Player 1 is more efficient, but doesn’t do much outside of shooting. However, Player 2 plays slightly more minutes than Player 1, and really doesn’t do a lot with that extra floor time. So far, it’s a toss up of styles rather than production, but Player 2 might take a slight edge.

Per 36 Min

Player 1: 13.9 PTS 2.9 REB 1.3 AST 1.2 STL 11.3 FGA

Player 2: 15.1 PTS 5.1 REB 2.4 AST 0.6 STL 14.6 FGA

Things become a lot more interesting in round two. When you put the players on a level playing field of 36 minutes, Player 1 scores about one point less than Player 2 but on about four less shots — that’s a huge margin for only one point.

So Player 1 is more efficient again, but the gap is shown with much greater distinction. They both lack elite playmaking skills, but they’re both shooters, and shooters shoot. However, Player 2 has a stronger rebounding presence, which is important in the guard rebounding craze that has struck the NBA.

Player 1 also makes a strong case for being a better defensive presence with double the amount of steals of Player 1. On the surface, Player 2 looks better, but in reality, Player 1 is more productive.

Per 100 Poss/Advanced Stats

Player 1: 18.9 PPG 3.9 RPG 1.2 APG 1.2 Win Shares 16.0 USG%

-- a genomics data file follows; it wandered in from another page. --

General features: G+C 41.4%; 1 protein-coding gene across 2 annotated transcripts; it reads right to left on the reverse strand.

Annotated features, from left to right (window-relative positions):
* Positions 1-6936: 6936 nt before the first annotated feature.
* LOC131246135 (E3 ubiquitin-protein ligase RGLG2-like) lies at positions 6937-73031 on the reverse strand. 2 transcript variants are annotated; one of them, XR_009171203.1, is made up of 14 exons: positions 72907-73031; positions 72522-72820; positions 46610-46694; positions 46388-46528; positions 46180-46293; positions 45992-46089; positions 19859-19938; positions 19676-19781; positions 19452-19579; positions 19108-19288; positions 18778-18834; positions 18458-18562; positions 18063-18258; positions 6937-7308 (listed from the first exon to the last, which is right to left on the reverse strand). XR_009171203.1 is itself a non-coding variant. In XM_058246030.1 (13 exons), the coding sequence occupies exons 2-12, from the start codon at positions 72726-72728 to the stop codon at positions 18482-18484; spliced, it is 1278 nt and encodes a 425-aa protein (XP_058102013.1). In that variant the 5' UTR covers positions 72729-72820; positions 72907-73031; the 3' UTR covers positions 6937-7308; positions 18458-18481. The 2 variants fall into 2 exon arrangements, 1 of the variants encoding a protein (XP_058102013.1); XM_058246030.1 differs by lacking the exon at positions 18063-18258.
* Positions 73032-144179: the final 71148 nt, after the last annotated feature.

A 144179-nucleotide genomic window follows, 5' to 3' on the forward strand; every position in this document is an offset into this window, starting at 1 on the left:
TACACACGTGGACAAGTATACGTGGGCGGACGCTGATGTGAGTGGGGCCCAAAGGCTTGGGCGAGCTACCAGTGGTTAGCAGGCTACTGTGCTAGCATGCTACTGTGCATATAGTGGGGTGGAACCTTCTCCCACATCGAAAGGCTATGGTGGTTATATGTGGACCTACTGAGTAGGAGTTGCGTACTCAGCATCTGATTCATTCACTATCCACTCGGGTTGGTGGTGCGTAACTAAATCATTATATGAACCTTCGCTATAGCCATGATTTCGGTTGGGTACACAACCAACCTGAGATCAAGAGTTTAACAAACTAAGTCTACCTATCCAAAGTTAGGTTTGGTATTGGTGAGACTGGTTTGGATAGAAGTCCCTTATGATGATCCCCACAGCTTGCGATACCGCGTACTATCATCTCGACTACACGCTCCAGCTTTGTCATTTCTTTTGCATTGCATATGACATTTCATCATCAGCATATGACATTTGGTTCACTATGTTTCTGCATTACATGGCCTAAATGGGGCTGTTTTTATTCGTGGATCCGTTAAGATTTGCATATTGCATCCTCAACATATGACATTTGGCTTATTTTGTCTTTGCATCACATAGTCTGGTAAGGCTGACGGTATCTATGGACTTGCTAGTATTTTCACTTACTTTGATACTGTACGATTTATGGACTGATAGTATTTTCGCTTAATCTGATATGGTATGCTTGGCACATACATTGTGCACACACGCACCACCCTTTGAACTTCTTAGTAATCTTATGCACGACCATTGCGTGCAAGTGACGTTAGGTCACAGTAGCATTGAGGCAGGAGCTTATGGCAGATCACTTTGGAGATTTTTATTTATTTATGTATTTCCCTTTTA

Player 2: 20.6 PPG 7.0 RPG 3.2 APG 0.4 Win Shares 20.4 USG%

Now here’s where Player 1 knocks Player 2 out, with Per 100 Possession stats and Advanced Statistics based on their Per 100 Possession numbers.

Player 2 once again has the flashier raw stats, but looking into the USG% and Win Shares tells a different story. Player 1 falls only about a point short, but with far less USG%. Meanwhile, Player 2’s stats prove their emptiness as he fails to even match 1 win share to Player 1’s 1.2 win shares.

If you haven’t figured out, Player 1 is Alex Abrines and Player 2 is Buddy Hield. I love Buddy and have been largely unsure of Abrines, but after diving into the numbers, it’s not difficult to see that Abrines not only offers more value right now, but perhaps more if thrust into a larger role.

Abrines simply offers a higher ceiling for me. Sadly, Buddy’s numbers are decent on a bad team, while Abrines has good stats on a decent to good team.

Random number tidbits:

Hield has -0.4 Offensive Win Shares to Abrines’s 0.7, and while Buddy has bigger offensive stats, he has a 97 Offensive Rating with offensive guru Alvin Gentry as his head coach, while Abrines has compiled a 112 ORtg with a shaky second Unit.

Defensively? They both suck at defense with a 111 Defensive Rating.

So after swapping in Abrines for Buddy, let’s look at the other parts of the deal.